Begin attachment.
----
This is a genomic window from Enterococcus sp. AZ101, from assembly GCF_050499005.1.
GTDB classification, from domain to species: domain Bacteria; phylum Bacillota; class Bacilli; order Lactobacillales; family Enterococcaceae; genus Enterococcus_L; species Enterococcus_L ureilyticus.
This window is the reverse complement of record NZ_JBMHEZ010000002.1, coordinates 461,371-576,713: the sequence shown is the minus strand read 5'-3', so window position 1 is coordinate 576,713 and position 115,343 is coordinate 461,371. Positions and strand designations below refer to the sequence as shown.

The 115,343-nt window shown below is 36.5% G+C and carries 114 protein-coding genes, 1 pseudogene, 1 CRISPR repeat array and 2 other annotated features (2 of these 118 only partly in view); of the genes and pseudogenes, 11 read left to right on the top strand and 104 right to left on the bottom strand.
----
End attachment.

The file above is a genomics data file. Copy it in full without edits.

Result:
This is a genomic window from Enterococcus sp. AZ101, from assembly GCF_050499005.1.
GTDB classification, from domain to species: domain Bacteria; phylum Bacillota; class Bacilli; order Lactobacillales; family Enterococcaceae; genus Enterococcus_L; species Enterococcus_L ureilyticus.
This window is the reverse complement of record NZ_JBMHEZ010000002.1, coordinates 461,371-576,713: the sequence shown is the minus strand read 5'-3', so window position 1 is coordinate 576,713 and position 115,343 is coordinate 461,371. Positions and strand designations below refer to the sequence as shown.

The 115,343-nt window shown below is 36.5% G+C and carries 114 protein-coding genes, 1 pseudogene, 1 CRISPR repeat array and 2 other annotated features (2 of these 118 only partly in view); of the genes and pseudogenes, 11 read left to right on the top strand and 104 right to left on the bottom strand.